11 ridge walk.JPG
On the way to Ledl.

12 Vane back.JPG
Looking back towards Benvane.

13 Ledl close.JPG
Ben Ledl looms.

14 lochan.JPG
Lochan nan Corp.

15 summit me.JPG
Ben Ledl.

16 summit cross.JPG
Sgt Harry Lawrie of Killin Mountain Rescue Team memorial.

With such things in mind, I'm making a pact with myself not to attempt the type of descent I pulled off here in anything less than good weather conditions and with plenty of daylight left, and also insist on using Harvey's mountain maps for everything but the most simple routes. I had pinpointed a tiny lochan, unnamed (on my map at least) and half a KM north of Lochan nan Corp, as the point at which I would make my bid for the Strathyre valley far below. There was nothing in the contours to cause undue peril, but... well, there was this forest. I knew there was no path through it, but from above it looked feasible enough, and I hoped I might even find a firebreak or two to help me through. I didn't - instead, I found myself, for the last hour or so of an otherwise nicely conceived and executed day, battling and scrambling through raw woodland, the adjective Amazonian springing to mind, minus its climate and creatures. I do not think it is too melodramatic to say that if you did meet with unconsciousness in there, you possibly would not be found for a hundred years, if ever, as humanoid bones poking out of the moss and soil.

The difficulties such a 'walk in the forest' throws up are numerous. Underfoot is all manner of mud, sponge, fallen branches and rotten debris, with a generous offering of rocks which often only reveal themselves when you walk onto or into them. Not least is the plethora of channels and rivulets, or downright gorges, which the forest keeps secret from anybody who doesn't study a map carefully enough. I knew these were there - the clue was in the term 'waterfalls' on my OS Landranger 57 - but when I strayed close to one of these I decided to use it in the vain hope it would lead me down quickly. It proved far too sheer, however, and I earned myself a mini panic attack thinking I might be trapped. If I couldn't go down, I'd have to go up (simple enough, that!), but the prospect of another hour's slog to get above the forest all over again - with no guarantee of not running into another 'trap' - was seriously unappealing. By then it would be getting dark, and even my fine head torch by no means made that a happy prospect. In the event, a fevered scramble got me out of the gorge and I was able to resume working downward, but it entailed literally forcing and crashing my way through. With great relief, I spilled out onto a forestry road, which would lead me all the way to Strathyre village, where I arrived as darkness fell.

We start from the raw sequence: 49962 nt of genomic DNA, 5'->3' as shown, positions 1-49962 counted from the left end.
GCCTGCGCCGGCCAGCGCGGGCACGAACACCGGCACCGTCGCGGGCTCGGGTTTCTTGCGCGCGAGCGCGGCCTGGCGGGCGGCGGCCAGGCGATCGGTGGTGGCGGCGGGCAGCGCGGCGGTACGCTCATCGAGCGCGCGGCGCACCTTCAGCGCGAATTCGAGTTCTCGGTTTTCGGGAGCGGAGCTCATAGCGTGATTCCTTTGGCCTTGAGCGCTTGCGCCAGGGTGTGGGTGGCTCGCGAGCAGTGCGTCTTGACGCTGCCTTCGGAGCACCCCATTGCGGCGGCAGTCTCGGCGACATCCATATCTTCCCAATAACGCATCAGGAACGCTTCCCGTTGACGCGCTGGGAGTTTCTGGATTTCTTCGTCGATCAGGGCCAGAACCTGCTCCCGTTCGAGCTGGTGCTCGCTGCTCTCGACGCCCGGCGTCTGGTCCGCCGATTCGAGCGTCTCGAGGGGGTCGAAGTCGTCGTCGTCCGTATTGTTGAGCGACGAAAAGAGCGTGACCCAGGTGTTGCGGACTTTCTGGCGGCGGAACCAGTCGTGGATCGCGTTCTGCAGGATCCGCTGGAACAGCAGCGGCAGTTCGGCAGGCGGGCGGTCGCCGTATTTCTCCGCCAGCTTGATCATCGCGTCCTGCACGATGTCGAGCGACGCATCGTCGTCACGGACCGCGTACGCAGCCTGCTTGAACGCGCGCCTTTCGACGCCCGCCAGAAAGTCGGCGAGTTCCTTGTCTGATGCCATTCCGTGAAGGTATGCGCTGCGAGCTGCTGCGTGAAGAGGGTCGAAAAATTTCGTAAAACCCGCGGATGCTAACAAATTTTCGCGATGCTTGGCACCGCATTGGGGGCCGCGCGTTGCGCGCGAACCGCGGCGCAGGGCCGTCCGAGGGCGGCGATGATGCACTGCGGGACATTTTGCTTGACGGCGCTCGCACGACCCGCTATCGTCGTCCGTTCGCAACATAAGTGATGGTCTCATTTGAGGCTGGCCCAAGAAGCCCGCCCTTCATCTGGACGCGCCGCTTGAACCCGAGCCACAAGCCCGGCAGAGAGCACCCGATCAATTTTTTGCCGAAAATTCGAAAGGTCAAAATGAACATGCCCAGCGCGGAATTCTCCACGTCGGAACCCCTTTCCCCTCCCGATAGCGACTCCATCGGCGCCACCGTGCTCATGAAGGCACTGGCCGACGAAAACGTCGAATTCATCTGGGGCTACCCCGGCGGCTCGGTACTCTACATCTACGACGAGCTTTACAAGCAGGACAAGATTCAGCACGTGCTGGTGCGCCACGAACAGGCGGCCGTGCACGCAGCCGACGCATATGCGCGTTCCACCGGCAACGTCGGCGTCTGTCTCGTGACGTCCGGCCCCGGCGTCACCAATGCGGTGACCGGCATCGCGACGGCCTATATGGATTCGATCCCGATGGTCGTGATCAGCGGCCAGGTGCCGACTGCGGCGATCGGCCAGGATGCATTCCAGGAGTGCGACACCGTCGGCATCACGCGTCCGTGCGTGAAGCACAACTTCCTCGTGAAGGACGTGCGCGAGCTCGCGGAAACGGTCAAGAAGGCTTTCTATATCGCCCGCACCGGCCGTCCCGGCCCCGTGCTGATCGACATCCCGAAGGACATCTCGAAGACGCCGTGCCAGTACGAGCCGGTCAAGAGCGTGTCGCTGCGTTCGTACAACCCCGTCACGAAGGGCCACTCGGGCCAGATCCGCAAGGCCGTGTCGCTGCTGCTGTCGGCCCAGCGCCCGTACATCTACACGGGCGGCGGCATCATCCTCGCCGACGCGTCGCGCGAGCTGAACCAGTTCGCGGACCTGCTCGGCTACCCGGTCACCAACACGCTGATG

17 at Lochan.JPG
Place of stillness and calm, before the rigours of descending,

18 descent.JPG
Descent route.

19 forest.JPG
Strathyre Forest; looked OK, at first.

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As a footnote to this adventure, I failed to do my second day as planned. Sleeping in the car, as is my system (which I actually enjoy and find comfortable), I simply did not want to wake up when the time came to start Stuc a-Chroin and Vorlich. I don't know if it was the nervous energy expended in the forest, as I wasn't too physically tired to do it, but instead I spent a relaxing afternoon in a Callander bookshop and cafe. In my continuing adventures, I am sure I will be treading that line between pushing to achieve (trying desperately to avoid that word 'bagging' here!) and just enjoying visiting these regions for culture's sake. I need to accomplish 5 peaks on average, for every pair of walks, otherwise it means either an extra journey to fit in somewhere or taking longer than 20 years to have them all done, and I'll be doing well to have 20 more years of sufficient fitness in any case. To be or not to be, to bag or not to bag - uh, I mean summit - ambition versus enrichment, this is a philosophy to be continued. This time, by returning home a bit earlier it gave me a chance to finish painting the living room walls as a nice (I hope) surprise for my partner before she returns from a little holiday of her own with her mother in Bowness, Cumbria. This perhaps, more than anything else, speaks volumes in the search for perspective and the meaning of life!

I will report back on whether she likes what I've done.
User avatar
The English Alpinist
Mountain Walker
Posts: 324
Munros:56   Corbetts:11
Fionas:27   Donalds:28+16
Sub 2000:2   Hewitts:136
Joined: Oct 27, 2015
Location: Lancashire England.